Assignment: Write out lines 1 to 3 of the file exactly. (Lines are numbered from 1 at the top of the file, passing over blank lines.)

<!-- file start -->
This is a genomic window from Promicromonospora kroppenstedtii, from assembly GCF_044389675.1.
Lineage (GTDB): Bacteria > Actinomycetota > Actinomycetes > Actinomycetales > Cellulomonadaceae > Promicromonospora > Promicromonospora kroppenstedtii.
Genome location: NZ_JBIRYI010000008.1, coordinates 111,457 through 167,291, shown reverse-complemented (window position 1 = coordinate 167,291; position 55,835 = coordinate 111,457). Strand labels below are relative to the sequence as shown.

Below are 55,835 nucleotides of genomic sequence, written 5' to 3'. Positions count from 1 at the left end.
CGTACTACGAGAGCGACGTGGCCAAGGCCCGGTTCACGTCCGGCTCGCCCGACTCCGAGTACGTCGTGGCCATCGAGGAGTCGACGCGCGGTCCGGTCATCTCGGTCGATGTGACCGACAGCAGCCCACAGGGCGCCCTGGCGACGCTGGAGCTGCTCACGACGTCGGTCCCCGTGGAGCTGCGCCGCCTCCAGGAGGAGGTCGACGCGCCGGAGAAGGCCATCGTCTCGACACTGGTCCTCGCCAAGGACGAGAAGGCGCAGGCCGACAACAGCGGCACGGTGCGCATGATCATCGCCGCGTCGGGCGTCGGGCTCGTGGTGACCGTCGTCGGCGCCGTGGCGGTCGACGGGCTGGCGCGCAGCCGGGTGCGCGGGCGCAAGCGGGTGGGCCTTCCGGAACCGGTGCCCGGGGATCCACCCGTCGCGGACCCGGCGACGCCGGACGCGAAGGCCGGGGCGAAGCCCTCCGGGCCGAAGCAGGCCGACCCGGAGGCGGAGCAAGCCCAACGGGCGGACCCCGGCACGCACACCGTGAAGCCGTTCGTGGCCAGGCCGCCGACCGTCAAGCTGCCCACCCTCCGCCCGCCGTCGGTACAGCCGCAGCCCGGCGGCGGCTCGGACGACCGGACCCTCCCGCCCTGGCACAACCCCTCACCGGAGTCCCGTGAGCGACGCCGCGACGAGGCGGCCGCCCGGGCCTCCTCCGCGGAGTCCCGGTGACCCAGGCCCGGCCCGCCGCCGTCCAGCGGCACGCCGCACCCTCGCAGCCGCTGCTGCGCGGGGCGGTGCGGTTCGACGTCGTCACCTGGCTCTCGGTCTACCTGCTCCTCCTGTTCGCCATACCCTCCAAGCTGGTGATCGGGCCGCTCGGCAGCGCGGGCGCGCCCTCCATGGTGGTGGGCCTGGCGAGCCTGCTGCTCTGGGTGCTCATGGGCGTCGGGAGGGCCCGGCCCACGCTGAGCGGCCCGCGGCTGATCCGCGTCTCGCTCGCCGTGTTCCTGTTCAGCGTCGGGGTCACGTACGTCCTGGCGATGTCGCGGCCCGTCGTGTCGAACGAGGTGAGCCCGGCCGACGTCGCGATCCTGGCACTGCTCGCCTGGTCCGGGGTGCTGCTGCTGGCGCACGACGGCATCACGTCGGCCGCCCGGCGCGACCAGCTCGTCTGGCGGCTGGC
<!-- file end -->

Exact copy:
This is a genomic window from Promicromonospora kroppenstedtii, from assembly GCF_044389675.1.
Lineage (GTDB): Bacteria > Actinomycetota > Actinomycetes > Actinomycetales > Cellulomonadaceae > Promicromonospora > Promicromonospora kroppenstedtii.
Genome location: NZ_JBIRYI010000008.1, coordinates 111,457 through 167,291, shown reverse-complemented (window position 1 = coordinate 167,291; position 55,835 = coordinate 111,457). Strand labels below are relative to the sequence as shown.